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In case there was any remaining confusion with regard to the precise political intentions of the US Supreme Court’s activist majority, things were clarified Monday. The same majority that has made it easier for corporations to buy elections (with the Citizens United v. FEC decision) and for billionaires to become the dominant players in elections across the country (with the McCutcheon v. FEC decision) decided to make it harder for people in Ohio to vote.
Yes, this Court has messed with voting rights before, frequently and in damaging ways. It has barely been a year since the majority struck down key elements of the Voting Rights Act.
But Monday’s decision by the majority was especially blatant—and immediate. One day before early voting was set to begin in Ohio on Tuesday, the Supreme Court delayed the start of the process with a decision that will reduce the early voting period from thirty-five days to twenty-eight days.
Assaults on early voting are particularly troublesome, as the changes limit the time available for working people to cast ballots and increase the likelihood of long lines on Election Day. And changes of this kind are doubly troublesome when they come in close proximity to high-stakes elections, as they create confusion about when and how to vote.
American Civil Liberties Union of Ohio Executive Director Freda Levenson decried the ruling, calling it “a real loss for Ohio voters, especially those who must use evenings, weekends and same-day voter registration to cast their ballot.”
The ACLU fought the legal battle for extended early voting on behalf of the National Association of Colored People and the League of Women Voters, among others.
“To make (the Supreme Court ruling) even worse,” Levenson told the Cleveland Plain Dealer, “this last-minute decision will cause tremendous confusion among Ohioans about when and how they can vote.”
Ohio Republicans had no complaints. They have made no secret of their disdain for extended early voting, which has been allowed for a number of years and which has become a standard part of the political process in urban areas where voters seek to avoid the long lines that have plagued Ohio on past Election Days.
Ohio Secretary of State Jon Husted, a top Republican, has taken the lead in efforts to restrict voting. In June, he established a restricted voting schedule. Husted’s scheme was upset by lower-court rulings. In particular, the courts sought to preserve early voting in the evening and on Sundays, which is especially important for working people.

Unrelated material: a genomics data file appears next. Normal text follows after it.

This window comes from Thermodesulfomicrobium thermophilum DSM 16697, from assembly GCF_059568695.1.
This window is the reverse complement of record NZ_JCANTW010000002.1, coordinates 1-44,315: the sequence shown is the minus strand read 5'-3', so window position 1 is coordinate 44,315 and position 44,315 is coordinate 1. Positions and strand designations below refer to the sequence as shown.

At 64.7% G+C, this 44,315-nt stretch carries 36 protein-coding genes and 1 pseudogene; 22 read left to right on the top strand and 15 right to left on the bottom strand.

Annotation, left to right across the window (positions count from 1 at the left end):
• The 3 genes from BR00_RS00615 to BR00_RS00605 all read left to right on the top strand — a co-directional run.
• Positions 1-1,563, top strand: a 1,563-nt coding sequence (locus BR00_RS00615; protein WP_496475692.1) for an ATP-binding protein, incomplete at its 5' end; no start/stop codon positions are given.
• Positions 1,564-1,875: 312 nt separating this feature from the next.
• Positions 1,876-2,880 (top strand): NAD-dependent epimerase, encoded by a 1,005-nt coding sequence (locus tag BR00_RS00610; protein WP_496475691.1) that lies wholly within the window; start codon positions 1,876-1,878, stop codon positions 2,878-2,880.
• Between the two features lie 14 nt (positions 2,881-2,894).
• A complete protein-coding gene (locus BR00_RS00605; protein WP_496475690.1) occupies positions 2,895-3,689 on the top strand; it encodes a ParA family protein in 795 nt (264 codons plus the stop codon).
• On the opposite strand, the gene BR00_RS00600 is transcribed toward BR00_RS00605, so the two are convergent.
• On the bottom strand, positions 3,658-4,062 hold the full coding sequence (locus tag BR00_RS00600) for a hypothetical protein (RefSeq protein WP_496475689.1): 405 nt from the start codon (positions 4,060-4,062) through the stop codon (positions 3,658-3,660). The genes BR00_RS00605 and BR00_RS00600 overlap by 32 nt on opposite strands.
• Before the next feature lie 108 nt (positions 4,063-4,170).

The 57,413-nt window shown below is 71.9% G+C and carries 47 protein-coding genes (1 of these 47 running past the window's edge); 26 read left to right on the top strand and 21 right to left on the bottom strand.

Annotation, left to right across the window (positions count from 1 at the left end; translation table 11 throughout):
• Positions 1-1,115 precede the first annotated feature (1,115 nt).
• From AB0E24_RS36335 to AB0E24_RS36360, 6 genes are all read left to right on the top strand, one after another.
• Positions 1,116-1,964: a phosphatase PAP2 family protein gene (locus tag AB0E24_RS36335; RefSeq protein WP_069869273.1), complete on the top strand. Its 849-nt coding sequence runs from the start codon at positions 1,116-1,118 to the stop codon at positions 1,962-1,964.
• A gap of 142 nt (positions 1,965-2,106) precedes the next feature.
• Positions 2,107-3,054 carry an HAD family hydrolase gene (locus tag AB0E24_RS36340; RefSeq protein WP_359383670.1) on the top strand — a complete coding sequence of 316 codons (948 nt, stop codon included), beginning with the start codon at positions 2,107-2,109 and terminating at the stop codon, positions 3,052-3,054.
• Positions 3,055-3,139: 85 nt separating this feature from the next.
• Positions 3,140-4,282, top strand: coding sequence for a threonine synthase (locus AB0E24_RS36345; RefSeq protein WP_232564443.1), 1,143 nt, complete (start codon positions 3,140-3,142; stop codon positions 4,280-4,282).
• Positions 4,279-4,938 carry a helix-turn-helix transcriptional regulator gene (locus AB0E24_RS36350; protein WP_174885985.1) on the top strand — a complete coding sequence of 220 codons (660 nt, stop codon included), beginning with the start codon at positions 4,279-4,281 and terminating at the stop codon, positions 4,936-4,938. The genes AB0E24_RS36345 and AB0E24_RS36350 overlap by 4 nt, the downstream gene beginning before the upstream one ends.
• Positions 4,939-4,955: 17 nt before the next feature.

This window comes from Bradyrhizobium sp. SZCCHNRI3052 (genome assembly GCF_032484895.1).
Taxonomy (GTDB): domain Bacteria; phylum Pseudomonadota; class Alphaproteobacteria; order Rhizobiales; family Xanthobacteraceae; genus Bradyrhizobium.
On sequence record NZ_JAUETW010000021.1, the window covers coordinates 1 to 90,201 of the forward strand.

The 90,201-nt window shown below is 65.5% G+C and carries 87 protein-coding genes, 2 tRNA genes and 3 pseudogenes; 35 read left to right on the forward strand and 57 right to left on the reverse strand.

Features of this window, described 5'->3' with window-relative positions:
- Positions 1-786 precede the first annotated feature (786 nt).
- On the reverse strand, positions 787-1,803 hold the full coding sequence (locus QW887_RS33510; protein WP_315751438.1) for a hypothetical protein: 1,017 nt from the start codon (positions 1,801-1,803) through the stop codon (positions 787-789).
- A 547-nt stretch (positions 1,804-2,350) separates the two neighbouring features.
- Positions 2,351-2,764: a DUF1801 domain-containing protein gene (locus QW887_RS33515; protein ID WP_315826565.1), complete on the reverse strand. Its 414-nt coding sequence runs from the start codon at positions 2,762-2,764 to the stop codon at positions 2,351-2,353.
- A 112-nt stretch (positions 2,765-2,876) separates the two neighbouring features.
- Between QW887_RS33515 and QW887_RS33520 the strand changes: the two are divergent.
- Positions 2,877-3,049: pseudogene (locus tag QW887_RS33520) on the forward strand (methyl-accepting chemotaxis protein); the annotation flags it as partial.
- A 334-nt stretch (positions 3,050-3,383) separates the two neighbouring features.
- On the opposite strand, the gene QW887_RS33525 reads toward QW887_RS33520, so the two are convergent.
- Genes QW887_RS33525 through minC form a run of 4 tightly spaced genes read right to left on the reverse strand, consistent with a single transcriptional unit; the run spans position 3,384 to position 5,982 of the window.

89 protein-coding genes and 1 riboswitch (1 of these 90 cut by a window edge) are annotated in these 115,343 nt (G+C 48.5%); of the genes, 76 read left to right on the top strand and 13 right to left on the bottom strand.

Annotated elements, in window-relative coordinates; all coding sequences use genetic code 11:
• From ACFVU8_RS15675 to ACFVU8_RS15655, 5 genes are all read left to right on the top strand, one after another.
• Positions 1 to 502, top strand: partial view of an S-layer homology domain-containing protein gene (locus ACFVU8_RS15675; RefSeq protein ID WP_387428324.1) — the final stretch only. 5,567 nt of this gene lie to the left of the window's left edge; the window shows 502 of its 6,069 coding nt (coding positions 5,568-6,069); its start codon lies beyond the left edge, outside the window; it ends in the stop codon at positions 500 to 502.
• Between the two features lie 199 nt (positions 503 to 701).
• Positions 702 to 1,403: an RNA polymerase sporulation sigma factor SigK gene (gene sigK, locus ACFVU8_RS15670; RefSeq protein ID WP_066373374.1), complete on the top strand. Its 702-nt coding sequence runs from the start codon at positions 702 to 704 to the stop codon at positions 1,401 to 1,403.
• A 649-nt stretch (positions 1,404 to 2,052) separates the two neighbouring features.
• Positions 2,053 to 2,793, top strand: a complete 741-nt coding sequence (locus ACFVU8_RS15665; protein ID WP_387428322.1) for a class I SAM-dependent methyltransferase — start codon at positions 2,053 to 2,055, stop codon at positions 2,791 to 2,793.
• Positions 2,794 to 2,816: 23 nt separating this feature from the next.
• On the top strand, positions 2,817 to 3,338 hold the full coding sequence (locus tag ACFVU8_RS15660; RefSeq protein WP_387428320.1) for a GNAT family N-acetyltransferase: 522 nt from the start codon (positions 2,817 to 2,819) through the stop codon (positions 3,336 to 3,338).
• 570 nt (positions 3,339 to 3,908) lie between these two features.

Fully aware of that reality, the Supreme Court scrambled to issue a 5-4 decision that “temporarily” allows the limits on early voting to be restored. Chief Justice John Roberts and Justices Samuel Alito, Clarence Thomas, Antonin Scalia and Anthony M. Kennedy voted to allow Husted to limit voting, while Justices Ruth Bader Ginsberg, Stephen Breyer, Sonia Sotomayor and Elena Kagan opposed the ruling.
Monday’s ruling was not a final decision; the Court could revisit the matter. But that won’t happen in time to restore full early voting before his year’s November 4 election.
The Court is sending a single of at least tacit approval of controversial moves by officials in other states—such as Wisconsin and North Carolina– to curtail early voting and access to the polls. Legal wrangling also continues over the implementation of restrictive Voter ID rules in those states and others—with special concern regarding Wisconsin, where a September federal appeals court ruling has officials scrambling to implement a Voter ID law that had been blocked by a lower-court judge.
Expressing disappointment that a narrow majority on the Supreme Court has permitted “changes that could make it harder for tens of thousands of Ohioans to vote,” Wendy Weiser, the director of the Democracy Program at the Brennan Center for Justice at the NYU School of Law, said, “Courts should serve as a bulwark against rollbacks to voting rights and prevent politicians from disenfranchising voters for political reasons.”
Weiser is right.
Unfortunately, the High Court is focused on expanding the influence of billionaires, not voters.
It has been thirteen years since Congresswoman Barbara Lee cast her lonely vote against authorizing President Bush to launch what she warned could be an ill-defined and endless war. Days after she cast that vote, the California Democrat appeared before hundreds of students at Mills College in Oakland and was greeted for the first time by the chant, “Barbara Lee speaks for me.”
At time when media and political elites said Lee had isolated herself politically, she was embraced by Americans who questioned why Congress was not living up to its constitutionally defined responsibility to check and balance the tendency of executives to “blank check” powers for continual warmaking.
So it was, once more, on Tuesday evening, as television screens were filled with reports of airstrikes by the United States and its allies against targets in Syria. Lee appeared at the 2014 convention of National Nurses United in Las Vegas, where she was honored for her championship of peace and justice during the course of her congressional career.